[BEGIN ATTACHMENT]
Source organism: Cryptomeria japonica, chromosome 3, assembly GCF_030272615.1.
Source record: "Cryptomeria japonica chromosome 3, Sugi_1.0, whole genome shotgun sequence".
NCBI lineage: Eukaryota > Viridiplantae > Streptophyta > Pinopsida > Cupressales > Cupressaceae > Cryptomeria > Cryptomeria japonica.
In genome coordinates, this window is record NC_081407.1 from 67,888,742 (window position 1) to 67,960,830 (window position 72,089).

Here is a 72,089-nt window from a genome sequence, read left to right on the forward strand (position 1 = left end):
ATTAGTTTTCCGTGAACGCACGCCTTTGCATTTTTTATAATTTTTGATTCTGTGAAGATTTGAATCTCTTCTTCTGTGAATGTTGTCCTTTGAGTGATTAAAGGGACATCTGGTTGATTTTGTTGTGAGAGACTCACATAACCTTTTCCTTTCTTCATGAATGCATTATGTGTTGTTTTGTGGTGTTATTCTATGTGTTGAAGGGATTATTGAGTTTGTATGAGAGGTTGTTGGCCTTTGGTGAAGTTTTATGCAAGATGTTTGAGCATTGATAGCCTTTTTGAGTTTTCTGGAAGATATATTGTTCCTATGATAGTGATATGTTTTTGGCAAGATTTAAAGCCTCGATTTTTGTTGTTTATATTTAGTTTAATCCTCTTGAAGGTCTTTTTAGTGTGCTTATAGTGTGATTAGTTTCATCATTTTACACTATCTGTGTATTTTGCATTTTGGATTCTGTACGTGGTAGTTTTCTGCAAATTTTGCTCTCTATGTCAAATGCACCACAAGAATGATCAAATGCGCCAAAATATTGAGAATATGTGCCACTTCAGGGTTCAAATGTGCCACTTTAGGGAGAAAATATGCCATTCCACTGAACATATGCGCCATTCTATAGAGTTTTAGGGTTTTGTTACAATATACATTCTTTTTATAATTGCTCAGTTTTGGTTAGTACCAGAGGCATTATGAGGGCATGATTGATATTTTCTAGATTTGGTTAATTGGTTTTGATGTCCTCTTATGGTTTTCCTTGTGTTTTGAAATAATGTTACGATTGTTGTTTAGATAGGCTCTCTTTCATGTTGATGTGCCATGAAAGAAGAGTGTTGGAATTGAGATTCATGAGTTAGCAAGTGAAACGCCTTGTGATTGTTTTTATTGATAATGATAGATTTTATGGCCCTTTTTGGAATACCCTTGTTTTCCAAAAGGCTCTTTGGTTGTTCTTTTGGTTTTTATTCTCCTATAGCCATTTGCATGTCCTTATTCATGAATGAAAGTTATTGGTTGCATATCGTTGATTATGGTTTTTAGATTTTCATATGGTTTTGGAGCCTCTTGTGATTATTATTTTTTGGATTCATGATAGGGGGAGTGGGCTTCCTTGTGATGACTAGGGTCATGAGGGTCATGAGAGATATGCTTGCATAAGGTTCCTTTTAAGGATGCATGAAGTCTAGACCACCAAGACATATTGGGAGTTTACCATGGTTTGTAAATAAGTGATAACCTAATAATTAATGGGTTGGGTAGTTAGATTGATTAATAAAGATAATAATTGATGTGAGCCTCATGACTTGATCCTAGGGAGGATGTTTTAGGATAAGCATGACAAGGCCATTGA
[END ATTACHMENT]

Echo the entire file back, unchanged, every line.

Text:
Source organism: Cryptomeria japonica, chromosome 3, assembly GCF_030272615.1.
Source record: "Cryptomeria japonica chromosome 3, Sugi_1.0, whole genome shotgun sequence".
NCBI lineage: Eukaryota > Viridiplantae > Streptophyta > Pinopsida > Cupressales > Cupressaceae > Cryptomeria > Cryptomeria japonica.
In genome coordinates, this window is record NC_081407.1 from 67,888,742 (window position 1) to 67,960,830 (window position 72,089).

Here is a 72,089-nt window from a genome sequence, read left to right on the forward strand (position 1 = left end):
ATTAGTTTTCCGTGAACGCACGCCTTTGCATTTTTTATAATTTTTGATTCTGTGAAGATTTGAATCTCTTCTTCTGTGAATGTTGTCCTTTGAGTGATTAAAGGGACATCTGGTTGATTTTGTTGTGAGAGACTCACATAACCTTTTCCTTTCTTCATGAATGCATTATGTGTTGTTTTGTGGTGTTATTCTATGTGTTGAAGGGATTATTGAGTTTGTATGAGAGGTTGTTGGCCTTTGGTGAAGTTTTATGCAAGATGTTTGAGCATTGATAGCCTTTTTGAGTTTTCTGGAAGATATATTGTTCCTATGATAGTGATATGTTTTTGGCAAGATTTAAAGCCTCGATTTTTGTTGTTTATATTTAGTTTAATCCTCTTGAAGGTCTTTTTAGTGTGCTTATAGTGTGATTAGTTTCATCATTTTACACTATCTGTGTATTTTGCATTTTGGATTCTGTACGTGGTAGTTTTCTGCAAATTTTGCTCTCTATGTCAAATGCACCACAAGAATGATCAAATGCGCCAAAATATTGAGAATATGTGCCACTTCAGGGTTCAAATGTGCCACTTTAGGGAGAAAATATGCCATTCCACTGAACATATGCGCCATTCTATAGAGTTTTAGGGTTTTGTTACAATATACATTCTTTTTATAATTGCTCAGTTTTGGTTAGTACCAGAGGCATTATGAGGGCATGATTGATATTTTCTAGATTTGGTTAATTGGTTTTGATGTCCTCTTATGGTTTTCCTTGTGTTTTGAAATAATGTTACGATTGTTGTTTAGATAGGCTCTCTTTCATGTTGATGTGCCATGAAAGAAGAGTGTTGGAATTGAGATTCATGAGTTAGCAAGTGAAACGCCTTGTGATTGTTTTTATTGATAATGATAGATTTTATGGCCCTTTTTGGAATACCCTTGTTTTCCAAAAGGCTCTTTGGTTGTTCTTTTGGTTTTTATTCTCCTATAGCCATTTGCATGTCCTTATTCATGAATGAAAGTTATTGGTTGCATATCGTTGATTATGGTTTTTAGATTTTCATATGGTTTTGGAGCCTCTTGTGATTATTATTTTTTGGATTCATGATAGGGGGAGTGGGCTTCCTTGTGATGACTAGGGTCATGAGGGTCATGAGAGATATGCTTGCATAAGGTTCCTTTTAAGGATGCATGAAGTCTAGACCACCAAGACATATTGGGAGTTTACCATGGTTTGTAAATAAGTGATAACCTAATAATTAATGGGTTGGGTAGTTAGATTGATTAATAAAGATAATAATTGATGTGAGCCTCATGACTTGATCCTAGGGAGGATGTTTTAGGATAAGCATGACAAGGCCATTGA